We Americans are guilty of treating our cars like any other disposable commodity. We drive them until they're wrecked or used up, and then we replace them. Haven't you ever wondered what happened to a car you were forced to part with? It's possible it ended up in a very interesting place: Afghanistan.
This story in the Chicago Tribune tells of an increasingly common fate for American and Western European cars that were written off after crashes: they get sent to new, more interesting lives in Afghanistan.
In previous decades Afghans would cruise around in big Fords, Chevrolets and Mercedes-Benzes. Then they switched to Volgas when the Soviets invaded.
These days, they prefer Japanese cars — like that Toyota Corolla on ram-hauling duty above — for their perceived superiority in fuel economy, as well as more readily available parts. They're all brought into the country by dealers who purchased them "pre-owned," which in many cases means "pre-crashed."
As the story notes, many of these recent imports are decked out with registration stickers from Texas, Washington D.C., or Hollywood, and often with "total loss" decals.
And while they were unusable in the U.S. or Europe, they're vital to people's lives here.
Musty interiors reveal vestiges of former lives, from sweat-stained lumbar supports and air-freshener strips to coffee-stained upholstery and shag carpeting.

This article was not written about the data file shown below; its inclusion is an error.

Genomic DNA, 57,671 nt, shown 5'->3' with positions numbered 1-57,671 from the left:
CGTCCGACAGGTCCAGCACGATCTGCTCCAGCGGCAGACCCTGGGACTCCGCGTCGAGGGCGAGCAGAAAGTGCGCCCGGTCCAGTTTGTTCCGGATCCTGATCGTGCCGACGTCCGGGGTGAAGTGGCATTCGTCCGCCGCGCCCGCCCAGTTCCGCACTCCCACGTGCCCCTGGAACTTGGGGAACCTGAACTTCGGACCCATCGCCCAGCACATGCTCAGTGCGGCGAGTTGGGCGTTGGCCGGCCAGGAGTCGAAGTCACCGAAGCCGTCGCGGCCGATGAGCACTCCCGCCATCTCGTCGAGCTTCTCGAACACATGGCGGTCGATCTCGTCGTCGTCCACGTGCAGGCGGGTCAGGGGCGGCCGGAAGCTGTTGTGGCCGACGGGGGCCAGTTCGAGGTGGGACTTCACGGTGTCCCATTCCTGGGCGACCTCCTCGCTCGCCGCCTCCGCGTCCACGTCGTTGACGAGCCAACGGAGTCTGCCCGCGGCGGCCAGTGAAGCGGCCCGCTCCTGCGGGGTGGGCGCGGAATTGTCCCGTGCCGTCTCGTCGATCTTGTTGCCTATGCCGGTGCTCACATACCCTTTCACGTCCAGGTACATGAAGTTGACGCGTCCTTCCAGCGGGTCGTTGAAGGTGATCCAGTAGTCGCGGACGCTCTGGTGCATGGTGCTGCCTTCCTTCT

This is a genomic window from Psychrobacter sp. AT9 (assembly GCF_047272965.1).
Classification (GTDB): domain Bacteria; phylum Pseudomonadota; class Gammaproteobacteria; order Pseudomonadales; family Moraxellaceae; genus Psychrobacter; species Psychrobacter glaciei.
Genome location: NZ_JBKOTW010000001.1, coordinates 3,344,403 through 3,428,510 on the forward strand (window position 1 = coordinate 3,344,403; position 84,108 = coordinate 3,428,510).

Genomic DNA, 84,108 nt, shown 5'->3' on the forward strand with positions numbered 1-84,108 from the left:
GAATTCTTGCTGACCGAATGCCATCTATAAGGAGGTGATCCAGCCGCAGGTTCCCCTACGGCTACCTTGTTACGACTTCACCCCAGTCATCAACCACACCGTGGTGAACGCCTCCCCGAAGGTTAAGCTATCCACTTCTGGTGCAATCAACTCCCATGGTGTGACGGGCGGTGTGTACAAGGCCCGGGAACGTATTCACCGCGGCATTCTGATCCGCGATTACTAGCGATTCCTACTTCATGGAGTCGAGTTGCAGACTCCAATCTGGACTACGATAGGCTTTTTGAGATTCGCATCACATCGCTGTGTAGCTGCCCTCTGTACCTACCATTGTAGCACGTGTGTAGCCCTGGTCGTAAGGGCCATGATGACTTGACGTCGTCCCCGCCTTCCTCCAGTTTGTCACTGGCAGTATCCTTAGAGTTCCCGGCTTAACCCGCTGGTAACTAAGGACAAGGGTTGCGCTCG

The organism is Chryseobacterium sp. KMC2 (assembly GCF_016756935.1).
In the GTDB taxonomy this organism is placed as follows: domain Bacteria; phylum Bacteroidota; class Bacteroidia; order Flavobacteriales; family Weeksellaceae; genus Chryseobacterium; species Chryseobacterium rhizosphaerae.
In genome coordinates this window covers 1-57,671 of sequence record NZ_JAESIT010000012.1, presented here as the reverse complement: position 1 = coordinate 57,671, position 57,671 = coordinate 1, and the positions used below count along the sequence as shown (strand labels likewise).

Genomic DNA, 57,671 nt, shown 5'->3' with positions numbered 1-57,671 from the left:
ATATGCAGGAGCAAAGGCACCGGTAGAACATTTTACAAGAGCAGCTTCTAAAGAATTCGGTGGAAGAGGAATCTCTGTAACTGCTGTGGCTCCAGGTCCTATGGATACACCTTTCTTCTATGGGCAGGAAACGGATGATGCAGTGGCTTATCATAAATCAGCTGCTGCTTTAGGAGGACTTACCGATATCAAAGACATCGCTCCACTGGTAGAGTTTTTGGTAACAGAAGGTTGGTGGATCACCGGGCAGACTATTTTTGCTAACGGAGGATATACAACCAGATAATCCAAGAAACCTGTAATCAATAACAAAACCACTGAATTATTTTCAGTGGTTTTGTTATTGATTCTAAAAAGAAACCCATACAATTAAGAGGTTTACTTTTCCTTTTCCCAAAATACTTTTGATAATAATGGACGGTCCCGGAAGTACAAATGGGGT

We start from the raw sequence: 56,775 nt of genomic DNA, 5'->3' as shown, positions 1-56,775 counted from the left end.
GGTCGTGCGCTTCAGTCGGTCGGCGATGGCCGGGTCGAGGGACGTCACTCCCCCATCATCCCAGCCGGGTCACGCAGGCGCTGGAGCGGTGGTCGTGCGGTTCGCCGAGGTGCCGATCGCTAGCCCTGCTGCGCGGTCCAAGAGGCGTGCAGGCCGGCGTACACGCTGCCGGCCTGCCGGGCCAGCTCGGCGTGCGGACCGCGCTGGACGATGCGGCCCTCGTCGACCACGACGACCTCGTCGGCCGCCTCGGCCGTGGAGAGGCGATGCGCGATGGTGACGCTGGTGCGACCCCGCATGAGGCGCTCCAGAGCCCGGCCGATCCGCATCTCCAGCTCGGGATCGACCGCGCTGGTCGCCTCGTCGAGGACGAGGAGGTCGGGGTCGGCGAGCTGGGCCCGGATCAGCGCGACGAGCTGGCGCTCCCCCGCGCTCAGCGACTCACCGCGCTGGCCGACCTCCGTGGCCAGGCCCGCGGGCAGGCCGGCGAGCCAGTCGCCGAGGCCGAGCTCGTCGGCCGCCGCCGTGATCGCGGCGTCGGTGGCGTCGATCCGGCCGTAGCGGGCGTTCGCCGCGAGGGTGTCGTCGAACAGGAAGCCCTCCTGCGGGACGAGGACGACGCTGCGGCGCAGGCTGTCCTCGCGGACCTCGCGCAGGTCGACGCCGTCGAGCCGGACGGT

Dealers in this Muslim country are careful to remove such potentially offensive hitchhikers as liquor bottles and pork-sandwich wrappers. "No one worries if 'infidels' drove them, as long as they're cleaned," said lot owner Abdul Aziz, 35.
Some lots sport frayed colored flags and one has a rusting model airplane out front, but there isn't much devoted to marketing, as evidenced by dealers who apparently see insurance "collision" stickers as a point of pride.
Here's another funny tidbit: the cars from Europe tend to be a little less trashed than the ones from America, at least, according to one man.
"I think Germans and Swiss must be better drivers, neater, more law-abiding," Aziz said as a chicken strutted past. "Americans have that cowboy history."
That's kind of funny.
More and more cars have gone onsale in Afghanistan, the story says, but they remain relatively rare. There were about 20 cars per 1,000 people at the last check in 2010, compared to about 797 per 1,000 in the U.S.
Anyway, it's a fascinating story, and one I think is worth a full read. And they have a good lesson that the rest of us could learn from:
"I don't know why Americans don't fix their cars after an accident and keep using them," salesman Abdullah said. "Perhaps they have so much money they don't care? Anyways, we sell 'em all."
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